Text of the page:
The analysis and exploration of a social network depends on the type of relations at play. Borgatti had proposed a type taxonomy organizing relations in four possible categories. Homophily (similarity) relationships form an important category where relations occur when entities of the network link whenever they exhibit similar behaviors. Examples are networks of co-author, where homophily between two persons follows from co-authorship; or network of actors having played under the supervision of the same movie director, for instance. Homophily is often embodied through a bipartite network where entities of a given type A (authors, movie directors) connect through entities of a different type B (papers, actors). A common strategy is then to project this bipartite graph onto a single-type network with entities of a same type A , possibly weighting edges based on how the type A entities interact with the type B entities underlying the edge. The resulting single-type network can then be studied using standard techniques such as community detection using edge density, or the computation of various centrality indices. This paper revisits this type of approach and introduces three measures derived from past work by Burt. Two entities of type B interact when they both induce a same edge between two entities of type A . The homogeneity of a subgroup thus depends on how intensely and how equally interactions occur between entities of type B giving rise to the subgroup. The measure thus differentiates between subgroups of type A exhibiting similar topologies depending on the interaction patterns of the underlying entities of type B.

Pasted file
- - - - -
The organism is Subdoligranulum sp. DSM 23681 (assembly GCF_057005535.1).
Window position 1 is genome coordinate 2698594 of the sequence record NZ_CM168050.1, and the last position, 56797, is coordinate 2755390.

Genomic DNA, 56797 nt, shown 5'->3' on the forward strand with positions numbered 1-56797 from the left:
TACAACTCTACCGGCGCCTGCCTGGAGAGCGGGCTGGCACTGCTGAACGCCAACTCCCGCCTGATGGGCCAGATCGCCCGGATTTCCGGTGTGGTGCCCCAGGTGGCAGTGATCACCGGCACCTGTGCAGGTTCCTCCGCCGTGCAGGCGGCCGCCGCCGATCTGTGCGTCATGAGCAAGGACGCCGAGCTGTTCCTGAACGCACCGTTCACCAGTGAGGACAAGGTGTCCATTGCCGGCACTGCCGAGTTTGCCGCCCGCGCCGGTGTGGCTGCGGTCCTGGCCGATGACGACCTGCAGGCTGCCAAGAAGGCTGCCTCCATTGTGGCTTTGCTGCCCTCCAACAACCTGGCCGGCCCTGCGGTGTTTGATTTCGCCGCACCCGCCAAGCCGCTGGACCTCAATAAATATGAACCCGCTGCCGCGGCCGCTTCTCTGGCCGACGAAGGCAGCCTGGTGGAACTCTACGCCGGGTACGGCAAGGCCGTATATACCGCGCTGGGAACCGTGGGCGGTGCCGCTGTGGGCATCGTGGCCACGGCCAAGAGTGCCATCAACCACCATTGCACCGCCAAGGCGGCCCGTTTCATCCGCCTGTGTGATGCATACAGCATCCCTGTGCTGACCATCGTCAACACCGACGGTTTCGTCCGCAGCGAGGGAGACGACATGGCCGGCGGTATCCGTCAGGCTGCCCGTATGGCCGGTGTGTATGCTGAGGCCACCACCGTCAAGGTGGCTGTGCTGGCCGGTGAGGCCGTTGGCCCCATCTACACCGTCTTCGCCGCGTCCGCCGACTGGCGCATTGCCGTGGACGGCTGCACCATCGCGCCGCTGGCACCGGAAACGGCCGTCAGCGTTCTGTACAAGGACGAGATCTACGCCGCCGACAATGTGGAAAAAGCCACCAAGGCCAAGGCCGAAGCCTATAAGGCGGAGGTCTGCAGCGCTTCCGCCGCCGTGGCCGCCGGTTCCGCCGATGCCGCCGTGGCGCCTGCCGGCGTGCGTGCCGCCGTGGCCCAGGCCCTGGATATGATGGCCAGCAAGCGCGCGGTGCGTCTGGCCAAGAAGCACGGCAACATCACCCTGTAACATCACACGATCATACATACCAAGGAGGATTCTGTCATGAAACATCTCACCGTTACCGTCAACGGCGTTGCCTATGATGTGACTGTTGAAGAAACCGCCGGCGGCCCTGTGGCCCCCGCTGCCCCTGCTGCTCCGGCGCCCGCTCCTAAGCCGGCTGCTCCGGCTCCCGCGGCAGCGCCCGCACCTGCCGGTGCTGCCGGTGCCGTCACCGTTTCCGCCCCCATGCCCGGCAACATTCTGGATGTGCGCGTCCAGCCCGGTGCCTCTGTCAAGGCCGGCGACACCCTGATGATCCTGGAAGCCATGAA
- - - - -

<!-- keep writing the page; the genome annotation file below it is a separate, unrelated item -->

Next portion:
- Towards understanding and leveraging the structure of real-world graphsMaximilien Danisch2016, December 07, Room 26-00/124
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